Accessibility statement

You're viewing an archived page from a previous Festival of Ideas. See this year's festival »

Were the 1960s a Revolution?
Lawrence Black, Florence Tamagne and Laura Lee Downs (Chair)

  • Saturday 9 June 2018, 12.30PM to 2.00pm
  • Free admission
    Booking required
    Book tickets
  • UPP Foundation Marquee, King's Manor, Exhibition Square (map)
  • Wheelchair accessible

Event details

From Twiggy to Mr Wilson, we discuss the Swinging 60s. Join top historians including Lawrence Black of the University of York and Florence Tamagne of the University of Lille.

Find out more about the sixties, with talks including ‘The Night of the Nation (22 June 1963): Rock and riot in France?'

The session is chaired by Laura Lee Downs of the European University Institute.


French Film Screenings

Look out for a special screening of L’Homme de Rio on Monday 11 June and Merci Patron! on Thursday 14 June.

About the speakers

Lawrence Black is Professor of Modern British History and Head of the Department of History at the University of York. He specialises in the history of political culture and has research interests across the modern period. He is currently writing a study of shopping in the UK and USA since 1899. He has commented on the history of affluence, consumerism and politics on BBC TV and radio.

Lawrence’s research has been funded by the Arts and Humanities Research Council and British Academy and he has been a Fellow at Harvard’s Center for European Studies and a Fulbright Visiting Professor. He is a member of the editorial board of the journals Twentieth Century British History and Contemporary British History. Lawrence joined York in 2012 having taught at the Universities of Bristol and Durham in the UK, and Duke and American University in the USA.

Laura Lee Downs is Professor of Gender History at the European University Institute (EUI). Her research explores the shifting relationships between the social and the political in 20th-century Europe via the comparative study of civil society mobilisations around social welfare in Italy, France and Great Britain from the 1870s to the late 1970s. Her current book project, tentatively titled La piu serena italianizzazione?' Social action, nationalist politics and gender in Europe’s Northeastern Adriatic borderlands, 1890-1978, analyses the intensive labour of civil society associations in the never-ending campaign to ‘Italianise’ Slovenian/Croatian speaking and mixed language families on Italy’s Balkanic frontiers from the end of the 19th century through WWI, fascism and on into the first three decades of Italy’s First Republic. These associations offer a critical vantage point for understanding how a distant state functions in its furthermost regions, as they all played a ‘state-like’ role in this region, delivering vital socio-medical and nursery school services in lieu of the Italian state, which never managed to organise much of anything on this front before the 1970s.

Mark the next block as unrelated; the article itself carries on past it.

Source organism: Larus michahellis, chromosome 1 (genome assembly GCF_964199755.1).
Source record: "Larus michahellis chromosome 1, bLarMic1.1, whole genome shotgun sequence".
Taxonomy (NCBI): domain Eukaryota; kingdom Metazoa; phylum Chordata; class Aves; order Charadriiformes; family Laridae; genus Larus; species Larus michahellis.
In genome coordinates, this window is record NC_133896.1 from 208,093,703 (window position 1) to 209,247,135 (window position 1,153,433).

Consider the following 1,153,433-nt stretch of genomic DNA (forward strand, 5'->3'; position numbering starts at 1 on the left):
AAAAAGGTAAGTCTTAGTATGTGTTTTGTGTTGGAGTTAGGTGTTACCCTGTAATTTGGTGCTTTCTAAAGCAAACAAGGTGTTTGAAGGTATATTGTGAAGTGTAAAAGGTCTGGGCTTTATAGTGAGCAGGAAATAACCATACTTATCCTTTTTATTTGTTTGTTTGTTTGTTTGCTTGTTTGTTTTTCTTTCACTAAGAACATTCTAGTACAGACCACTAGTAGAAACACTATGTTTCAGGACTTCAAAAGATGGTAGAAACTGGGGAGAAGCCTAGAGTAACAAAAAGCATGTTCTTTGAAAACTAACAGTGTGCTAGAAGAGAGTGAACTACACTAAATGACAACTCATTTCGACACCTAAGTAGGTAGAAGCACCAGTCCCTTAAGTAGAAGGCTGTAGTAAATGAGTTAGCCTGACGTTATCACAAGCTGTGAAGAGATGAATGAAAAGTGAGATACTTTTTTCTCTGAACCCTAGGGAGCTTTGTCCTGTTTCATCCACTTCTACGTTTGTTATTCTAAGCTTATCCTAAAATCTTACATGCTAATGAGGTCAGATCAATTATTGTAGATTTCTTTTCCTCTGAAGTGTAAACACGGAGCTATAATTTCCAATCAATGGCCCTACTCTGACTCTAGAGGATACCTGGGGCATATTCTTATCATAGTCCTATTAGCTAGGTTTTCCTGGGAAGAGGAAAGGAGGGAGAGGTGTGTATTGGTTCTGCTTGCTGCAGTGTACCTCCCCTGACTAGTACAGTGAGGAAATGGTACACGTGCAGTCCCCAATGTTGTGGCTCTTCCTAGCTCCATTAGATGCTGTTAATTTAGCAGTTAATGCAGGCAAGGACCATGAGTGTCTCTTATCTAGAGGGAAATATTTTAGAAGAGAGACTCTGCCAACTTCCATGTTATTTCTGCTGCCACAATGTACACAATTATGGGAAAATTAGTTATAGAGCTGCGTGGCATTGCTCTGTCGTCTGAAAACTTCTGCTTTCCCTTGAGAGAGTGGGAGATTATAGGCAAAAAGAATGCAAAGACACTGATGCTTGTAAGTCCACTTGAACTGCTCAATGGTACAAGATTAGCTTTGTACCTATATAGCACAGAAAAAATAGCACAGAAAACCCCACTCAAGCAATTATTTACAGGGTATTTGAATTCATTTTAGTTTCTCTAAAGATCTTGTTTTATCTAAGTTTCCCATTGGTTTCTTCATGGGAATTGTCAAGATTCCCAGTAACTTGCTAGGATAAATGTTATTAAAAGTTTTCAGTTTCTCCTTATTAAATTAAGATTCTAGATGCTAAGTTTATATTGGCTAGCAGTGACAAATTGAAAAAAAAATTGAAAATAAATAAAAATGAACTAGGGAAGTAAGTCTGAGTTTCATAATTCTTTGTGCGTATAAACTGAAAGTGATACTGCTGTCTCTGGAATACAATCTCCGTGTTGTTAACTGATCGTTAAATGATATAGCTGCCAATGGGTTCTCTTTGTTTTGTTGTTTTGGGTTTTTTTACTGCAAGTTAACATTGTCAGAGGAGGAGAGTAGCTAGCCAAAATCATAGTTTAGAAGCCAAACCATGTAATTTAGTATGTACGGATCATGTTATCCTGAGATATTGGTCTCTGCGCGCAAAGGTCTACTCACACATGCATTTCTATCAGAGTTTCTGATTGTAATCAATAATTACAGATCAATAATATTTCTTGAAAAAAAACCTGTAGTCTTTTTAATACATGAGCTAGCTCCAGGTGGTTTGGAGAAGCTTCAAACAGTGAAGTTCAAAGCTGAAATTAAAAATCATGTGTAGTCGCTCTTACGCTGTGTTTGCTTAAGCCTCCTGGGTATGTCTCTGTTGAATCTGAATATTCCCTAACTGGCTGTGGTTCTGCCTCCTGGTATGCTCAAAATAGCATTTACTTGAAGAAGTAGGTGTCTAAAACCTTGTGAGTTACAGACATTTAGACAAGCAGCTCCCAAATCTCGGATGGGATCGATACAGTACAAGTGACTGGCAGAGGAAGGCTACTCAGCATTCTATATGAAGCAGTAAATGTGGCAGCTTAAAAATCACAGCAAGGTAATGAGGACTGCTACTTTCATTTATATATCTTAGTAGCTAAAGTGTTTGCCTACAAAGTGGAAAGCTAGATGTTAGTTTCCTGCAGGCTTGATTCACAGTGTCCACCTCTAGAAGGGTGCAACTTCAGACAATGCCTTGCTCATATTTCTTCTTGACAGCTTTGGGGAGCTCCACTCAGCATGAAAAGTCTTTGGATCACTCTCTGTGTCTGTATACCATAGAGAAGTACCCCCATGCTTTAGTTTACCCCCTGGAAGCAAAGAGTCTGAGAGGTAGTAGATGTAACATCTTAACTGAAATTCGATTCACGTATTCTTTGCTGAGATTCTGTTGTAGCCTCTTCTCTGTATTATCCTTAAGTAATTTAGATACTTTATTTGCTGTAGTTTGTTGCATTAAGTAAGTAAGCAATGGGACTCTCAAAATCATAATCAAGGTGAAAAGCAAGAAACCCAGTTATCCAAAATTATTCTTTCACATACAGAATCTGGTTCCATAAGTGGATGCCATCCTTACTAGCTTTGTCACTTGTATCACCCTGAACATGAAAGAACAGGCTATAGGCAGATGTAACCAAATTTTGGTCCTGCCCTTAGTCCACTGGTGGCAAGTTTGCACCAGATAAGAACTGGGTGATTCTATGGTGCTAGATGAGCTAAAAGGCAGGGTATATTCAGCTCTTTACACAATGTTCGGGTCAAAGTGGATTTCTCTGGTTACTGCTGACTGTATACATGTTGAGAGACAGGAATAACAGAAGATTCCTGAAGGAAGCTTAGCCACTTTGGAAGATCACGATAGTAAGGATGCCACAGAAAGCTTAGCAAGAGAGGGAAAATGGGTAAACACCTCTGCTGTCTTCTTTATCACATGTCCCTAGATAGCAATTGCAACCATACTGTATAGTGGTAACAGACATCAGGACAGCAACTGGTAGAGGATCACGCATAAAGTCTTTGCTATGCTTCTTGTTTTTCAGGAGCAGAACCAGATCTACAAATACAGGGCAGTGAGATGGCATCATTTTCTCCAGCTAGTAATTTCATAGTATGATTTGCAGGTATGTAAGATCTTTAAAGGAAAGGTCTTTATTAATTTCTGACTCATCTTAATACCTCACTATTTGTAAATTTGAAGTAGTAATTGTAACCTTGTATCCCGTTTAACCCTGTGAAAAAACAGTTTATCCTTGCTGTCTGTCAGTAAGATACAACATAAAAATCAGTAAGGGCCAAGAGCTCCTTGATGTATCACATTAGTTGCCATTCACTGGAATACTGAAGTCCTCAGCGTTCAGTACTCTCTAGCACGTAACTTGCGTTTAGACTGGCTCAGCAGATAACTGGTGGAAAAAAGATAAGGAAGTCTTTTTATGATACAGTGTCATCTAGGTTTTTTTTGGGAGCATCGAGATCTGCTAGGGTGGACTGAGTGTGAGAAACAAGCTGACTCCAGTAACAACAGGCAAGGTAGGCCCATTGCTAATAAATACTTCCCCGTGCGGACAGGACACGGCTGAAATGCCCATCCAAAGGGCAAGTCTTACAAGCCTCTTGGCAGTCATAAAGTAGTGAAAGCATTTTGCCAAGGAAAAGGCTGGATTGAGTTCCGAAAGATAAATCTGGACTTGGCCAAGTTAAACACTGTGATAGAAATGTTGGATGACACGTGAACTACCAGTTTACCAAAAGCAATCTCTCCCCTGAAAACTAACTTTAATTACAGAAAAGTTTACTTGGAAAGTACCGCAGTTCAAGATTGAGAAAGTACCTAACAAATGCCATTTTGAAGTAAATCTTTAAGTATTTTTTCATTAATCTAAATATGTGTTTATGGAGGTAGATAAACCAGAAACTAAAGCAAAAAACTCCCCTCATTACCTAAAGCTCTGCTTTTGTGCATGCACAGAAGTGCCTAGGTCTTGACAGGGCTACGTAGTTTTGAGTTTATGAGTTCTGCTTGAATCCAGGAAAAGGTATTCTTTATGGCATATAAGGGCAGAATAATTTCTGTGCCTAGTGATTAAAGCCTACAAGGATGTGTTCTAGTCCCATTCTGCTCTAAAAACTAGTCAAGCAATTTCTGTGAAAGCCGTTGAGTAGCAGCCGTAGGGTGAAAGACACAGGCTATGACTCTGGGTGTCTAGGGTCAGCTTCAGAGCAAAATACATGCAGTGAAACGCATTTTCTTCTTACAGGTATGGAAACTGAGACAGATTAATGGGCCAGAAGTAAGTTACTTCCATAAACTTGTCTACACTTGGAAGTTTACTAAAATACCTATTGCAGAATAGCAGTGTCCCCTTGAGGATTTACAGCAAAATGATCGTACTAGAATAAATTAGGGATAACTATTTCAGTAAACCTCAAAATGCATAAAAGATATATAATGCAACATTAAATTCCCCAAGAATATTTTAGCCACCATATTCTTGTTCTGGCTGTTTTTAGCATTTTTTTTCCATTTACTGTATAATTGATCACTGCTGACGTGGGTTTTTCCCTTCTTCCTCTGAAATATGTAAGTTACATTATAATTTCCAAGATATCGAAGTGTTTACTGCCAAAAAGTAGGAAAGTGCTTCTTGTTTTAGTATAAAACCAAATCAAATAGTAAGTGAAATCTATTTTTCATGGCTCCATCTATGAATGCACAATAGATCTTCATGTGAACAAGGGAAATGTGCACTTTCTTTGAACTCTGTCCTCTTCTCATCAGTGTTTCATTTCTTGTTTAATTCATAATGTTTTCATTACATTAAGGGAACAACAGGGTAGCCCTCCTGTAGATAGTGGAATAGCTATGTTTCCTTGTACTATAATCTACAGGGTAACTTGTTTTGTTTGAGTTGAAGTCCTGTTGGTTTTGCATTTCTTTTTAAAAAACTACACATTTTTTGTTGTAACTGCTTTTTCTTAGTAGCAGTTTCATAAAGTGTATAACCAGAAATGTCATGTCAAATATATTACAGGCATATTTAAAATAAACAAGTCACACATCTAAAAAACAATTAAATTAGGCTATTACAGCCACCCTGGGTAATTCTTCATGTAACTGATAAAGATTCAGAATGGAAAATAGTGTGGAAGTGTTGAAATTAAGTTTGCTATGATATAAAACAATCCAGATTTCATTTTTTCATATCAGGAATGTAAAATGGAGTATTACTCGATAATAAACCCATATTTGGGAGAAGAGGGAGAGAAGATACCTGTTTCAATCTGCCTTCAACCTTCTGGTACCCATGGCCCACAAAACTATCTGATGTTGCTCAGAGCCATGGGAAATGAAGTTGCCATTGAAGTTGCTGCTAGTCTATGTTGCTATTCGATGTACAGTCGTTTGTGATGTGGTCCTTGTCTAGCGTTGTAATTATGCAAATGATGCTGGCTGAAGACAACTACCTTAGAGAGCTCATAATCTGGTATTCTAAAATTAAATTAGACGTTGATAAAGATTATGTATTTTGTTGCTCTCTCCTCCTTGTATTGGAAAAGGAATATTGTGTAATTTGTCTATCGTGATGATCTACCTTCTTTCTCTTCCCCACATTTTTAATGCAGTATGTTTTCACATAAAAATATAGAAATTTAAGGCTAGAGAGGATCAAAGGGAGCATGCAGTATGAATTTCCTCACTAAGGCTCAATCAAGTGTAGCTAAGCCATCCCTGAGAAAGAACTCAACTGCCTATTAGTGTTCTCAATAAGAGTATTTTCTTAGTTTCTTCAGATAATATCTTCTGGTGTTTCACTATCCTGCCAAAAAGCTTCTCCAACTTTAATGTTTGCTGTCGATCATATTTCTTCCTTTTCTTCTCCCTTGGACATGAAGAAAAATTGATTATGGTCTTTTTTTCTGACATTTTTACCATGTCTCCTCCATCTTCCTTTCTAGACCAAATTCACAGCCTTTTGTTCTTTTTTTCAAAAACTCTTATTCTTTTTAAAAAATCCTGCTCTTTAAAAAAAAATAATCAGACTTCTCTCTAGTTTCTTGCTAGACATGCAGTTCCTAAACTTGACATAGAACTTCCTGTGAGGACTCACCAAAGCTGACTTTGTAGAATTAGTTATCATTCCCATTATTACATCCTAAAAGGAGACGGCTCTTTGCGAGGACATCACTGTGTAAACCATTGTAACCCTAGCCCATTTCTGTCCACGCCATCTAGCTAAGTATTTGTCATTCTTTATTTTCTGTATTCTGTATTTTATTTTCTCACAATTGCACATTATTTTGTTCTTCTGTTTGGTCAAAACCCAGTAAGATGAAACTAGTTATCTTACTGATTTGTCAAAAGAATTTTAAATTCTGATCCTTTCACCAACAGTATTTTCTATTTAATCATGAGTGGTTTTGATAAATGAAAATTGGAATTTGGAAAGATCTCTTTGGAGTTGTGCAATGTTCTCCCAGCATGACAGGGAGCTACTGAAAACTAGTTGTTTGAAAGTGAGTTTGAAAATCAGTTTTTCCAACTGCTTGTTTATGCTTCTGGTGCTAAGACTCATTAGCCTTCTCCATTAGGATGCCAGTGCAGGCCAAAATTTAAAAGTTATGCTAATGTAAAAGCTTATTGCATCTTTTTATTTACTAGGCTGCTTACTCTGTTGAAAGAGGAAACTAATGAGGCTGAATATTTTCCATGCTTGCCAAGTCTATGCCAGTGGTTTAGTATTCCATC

This research has given rise to a European research network ‘The Quest for Welfare and Democracy’, which developed out of a series of workshops that Laura organised at the EUI in 2014 and 2015. The network brings together some 50 scholars from across Europe in a series of individual and collective projects that are inspired by a single, shared conviction: that the story of European welfare states is rooted in deeper, more long-term and local histories that are populated by activists and reformers whose names rarely appear in standard histories of the welfare state.

Florence Tamagne is Associate Professor at the University of Lille, specialising in the history of gender and sexuality. Her books include History of Homosexuality in Europe, Berlin, London, Paris, 1919-1939, Mauvais Genre? A History of Representations of Homosexuality and The Crime of The Palace. Investigation on One of the Most Famous Criminal Affairs of the 1930s in France (Prize Augustin-Thierry for the best book in contemporary History, 2017). She’s currently working on a project devoted to ‘Youth Culture, Rock Music and Politics. Britain, France and Germany 1950s-1970s’.


Festival tweets